3. 3. What is a prescription drug incident? A prescription drug incident occurs when a student has a prescription drug in his or her possession or distributes a prescription drug, while on school property. Prescription drug incidents may vary in severity. Examples include: • The school counselor identifies a student with a legitimate prescription who carries her medication in school but does not have proper authorization to do so under the school’s medication management plan [least severe]. • The school nurse suspects a student who does not have a legitimate prescription on file may be under the influence of a prescription drug. • A teacher discovers a student giving prescription drugs to another student [most severe]. This course provides step-by-step guidance to handle prescription drug incidents in your school.
  4. 4. Crisis management phases Crisis management is a six-phase process: Phase 1: Prepare before a prescription drug incident occurs in your school. Phase 2: Take immediate action when a prescription drug incident occurs. Phase 3: Communicate with school community members after a prescription drug incident. Phase 4: Follow up after a prescription drug incident. Phase 5: Implement disciplinary actions for student(s) involved in a prescription drug incident. Phase 6: Support and monitor student(s) involved in a prescription drug incident. The following presentation describes the action steps you should complete in Phase 1. If you would like to review a different phase, please click on the appropriate link above.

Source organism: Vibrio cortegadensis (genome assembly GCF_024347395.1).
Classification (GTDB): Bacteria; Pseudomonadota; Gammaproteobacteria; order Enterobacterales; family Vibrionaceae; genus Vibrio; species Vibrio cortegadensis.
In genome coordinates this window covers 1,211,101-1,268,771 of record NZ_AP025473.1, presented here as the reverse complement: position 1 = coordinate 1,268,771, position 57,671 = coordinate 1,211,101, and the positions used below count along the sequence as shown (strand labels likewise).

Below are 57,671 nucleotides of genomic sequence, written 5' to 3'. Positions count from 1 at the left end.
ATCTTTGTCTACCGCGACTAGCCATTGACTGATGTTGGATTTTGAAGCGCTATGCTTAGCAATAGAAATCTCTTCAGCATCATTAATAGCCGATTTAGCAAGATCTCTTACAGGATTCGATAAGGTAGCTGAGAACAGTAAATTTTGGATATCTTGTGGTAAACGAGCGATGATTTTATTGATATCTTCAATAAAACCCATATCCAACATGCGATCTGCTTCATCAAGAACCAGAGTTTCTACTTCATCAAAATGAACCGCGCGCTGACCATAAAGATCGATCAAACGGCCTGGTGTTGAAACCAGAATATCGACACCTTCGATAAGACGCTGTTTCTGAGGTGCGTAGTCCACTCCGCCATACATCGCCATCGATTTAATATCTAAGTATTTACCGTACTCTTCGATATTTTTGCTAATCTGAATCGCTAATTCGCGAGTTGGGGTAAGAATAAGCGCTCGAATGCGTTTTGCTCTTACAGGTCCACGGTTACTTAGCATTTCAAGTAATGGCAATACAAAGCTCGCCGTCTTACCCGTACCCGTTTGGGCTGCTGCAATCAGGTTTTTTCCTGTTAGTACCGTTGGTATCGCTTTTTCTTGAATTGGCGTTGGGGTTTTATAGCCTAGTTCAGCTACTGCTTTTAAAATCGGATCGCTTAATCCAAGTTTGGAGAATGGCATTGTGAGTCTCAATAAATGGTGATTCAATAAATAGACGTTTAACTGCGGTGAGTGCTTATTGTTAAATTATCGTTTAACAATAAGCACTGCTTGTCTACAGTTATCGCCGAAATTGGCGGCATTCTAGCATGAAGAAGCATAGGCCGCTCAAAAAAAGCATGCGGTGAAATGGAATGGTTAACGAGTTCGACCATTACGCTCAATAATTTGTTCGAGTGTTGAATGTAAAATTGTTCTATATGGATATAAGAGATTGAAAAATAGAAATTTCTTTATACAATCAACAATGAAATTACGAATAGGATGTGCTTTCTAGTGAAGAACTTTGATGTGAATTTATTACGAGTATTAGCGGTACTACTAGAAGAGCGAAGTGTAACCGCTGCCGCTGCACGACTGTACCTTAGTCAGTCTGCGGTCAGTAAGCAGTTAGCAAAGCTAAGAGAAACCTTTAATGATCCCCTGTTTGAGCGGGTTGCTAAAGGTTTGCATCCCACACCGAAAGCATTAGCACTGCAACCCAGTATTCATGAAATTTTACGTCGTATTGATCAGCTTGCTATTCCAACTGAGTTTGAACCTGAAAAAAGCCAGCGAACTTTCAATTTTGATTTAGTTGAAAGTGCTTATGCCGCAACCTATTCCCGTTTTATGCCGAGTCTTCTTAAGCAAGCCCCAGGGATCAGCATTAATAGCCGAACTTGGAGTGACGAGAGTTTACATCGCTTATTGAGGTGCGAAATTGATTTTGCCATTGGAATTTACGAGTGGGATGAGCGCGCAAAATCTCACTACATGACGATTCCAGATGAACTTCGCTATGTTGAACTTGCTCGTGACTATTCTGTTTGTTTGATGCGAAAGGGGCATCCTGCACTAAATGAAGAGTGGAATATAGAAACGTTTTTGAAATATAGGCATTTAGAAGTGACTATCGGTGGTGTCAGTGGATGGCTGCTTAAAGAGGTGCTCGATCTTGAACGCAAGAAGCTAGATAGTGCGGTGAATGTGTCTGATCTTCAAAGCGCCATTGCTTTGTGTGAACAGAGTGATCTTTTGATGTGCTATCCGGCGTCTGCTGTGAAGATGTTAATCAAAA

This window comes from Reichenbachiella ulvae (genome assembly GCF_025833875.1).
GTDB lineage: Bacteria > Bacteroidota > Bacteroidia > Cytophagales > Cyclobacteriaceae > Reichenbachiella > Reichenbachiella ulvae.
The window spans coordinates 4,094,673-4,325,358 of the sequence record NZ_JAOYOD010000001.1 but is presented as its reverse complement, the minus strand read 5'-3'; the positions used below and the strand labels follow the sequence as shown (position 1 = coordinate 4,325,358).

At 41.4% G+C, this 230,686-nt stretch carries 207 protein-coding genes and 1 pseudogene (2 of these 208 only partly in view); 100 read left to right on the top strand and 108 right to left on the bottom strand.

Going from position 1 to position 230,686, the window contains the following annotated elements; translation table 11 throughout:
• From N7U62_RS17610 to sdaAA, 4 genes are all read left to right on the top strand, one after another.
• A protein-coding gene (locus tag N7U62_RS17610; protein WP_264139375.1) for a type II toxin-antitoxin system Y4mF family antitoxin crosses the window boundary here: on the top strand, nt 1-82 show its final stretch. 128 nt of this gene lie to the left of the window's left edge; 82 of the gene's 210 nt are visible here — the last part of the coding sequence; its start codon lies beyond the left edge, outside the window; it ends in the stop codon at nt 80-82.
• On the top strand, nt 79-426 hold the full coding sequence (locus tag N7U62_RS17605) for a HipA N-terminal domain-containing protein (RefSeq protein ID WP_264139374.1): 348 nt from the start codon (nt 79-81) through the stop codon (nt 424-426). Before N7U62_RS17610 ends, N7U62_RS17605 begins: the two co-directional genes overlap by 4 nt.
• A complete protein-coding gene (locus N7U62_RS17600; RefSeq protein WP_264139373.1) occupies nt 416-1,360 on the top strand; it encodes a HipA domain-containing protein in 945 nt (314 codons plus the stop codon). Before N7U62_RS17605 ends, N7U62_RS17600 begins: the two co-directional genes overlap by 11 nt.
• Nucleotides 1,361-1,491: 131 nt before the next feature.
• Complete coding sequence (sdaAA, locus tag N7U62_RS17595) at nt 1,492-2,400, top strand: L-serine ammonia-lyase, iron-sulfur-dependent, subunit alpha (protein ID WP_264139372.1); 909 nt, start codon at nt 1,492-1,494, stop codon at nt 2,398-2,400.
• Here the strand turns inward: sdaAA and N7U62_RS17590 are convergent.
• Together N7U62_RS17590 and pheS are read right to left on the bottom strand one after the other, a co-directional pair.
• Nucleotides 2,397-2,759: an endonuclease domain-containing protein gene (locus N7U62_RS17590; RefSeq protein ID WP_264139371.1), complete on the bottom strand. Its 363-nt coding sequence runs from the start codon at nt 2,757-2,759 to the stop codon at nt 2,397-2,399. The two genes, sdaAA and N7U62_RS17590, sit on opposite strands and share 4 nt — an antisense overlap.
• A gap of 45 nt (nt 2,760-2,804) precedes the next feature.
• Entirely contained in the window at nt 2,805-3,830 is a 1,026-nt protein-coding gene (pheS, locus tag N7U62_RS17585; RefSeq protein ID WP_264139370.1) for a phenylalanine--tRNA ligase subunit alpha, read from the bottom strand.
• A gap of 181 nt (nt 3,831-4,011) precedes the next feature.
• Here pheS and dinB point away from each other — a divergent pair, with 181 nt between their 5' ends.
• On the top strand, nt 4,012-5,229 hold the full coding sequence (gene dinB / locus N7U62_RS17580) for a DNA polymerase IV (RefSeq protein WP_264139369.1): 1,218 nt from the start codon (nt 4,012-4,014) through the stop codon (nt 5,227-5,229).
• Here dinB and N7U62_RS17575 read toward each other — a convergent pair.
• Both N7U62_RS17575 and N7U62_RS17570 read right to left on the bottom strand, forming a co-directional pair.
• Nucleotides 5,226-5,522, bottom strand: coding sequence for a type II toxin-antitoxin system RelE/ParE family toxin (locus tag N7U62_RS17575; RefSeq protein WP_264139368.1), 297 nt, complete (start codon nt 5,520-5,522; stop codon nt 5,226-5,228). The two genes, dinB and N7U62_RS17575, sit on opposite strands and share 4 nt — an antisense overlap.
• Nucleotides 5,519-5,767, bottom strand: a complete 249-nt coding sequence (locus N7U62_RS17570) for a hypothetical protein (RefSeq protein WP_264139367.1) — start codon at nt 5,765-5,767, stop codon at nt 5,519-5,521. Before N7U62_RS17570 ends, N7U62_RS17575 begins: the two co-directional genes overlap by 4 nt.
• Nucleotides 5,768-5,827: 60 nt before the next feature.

5. 5. Phase 1: Prepare before a prescription drug incident occurs in your school In Phase 1, take steps before an incident occurs to establish a crisis response team, train staff, and identify partners to support your prescription drug incident response. There are four action steps you should complete: Action step 1.1: Establish a crisis response team. Action step 1.2: Hold a crisis response team meeting and training. Action step 1.3: Train all staff to respond to a prescription drug incident. Action step 1.4: Meet with local entities, including law enforcement and relevant community organizations.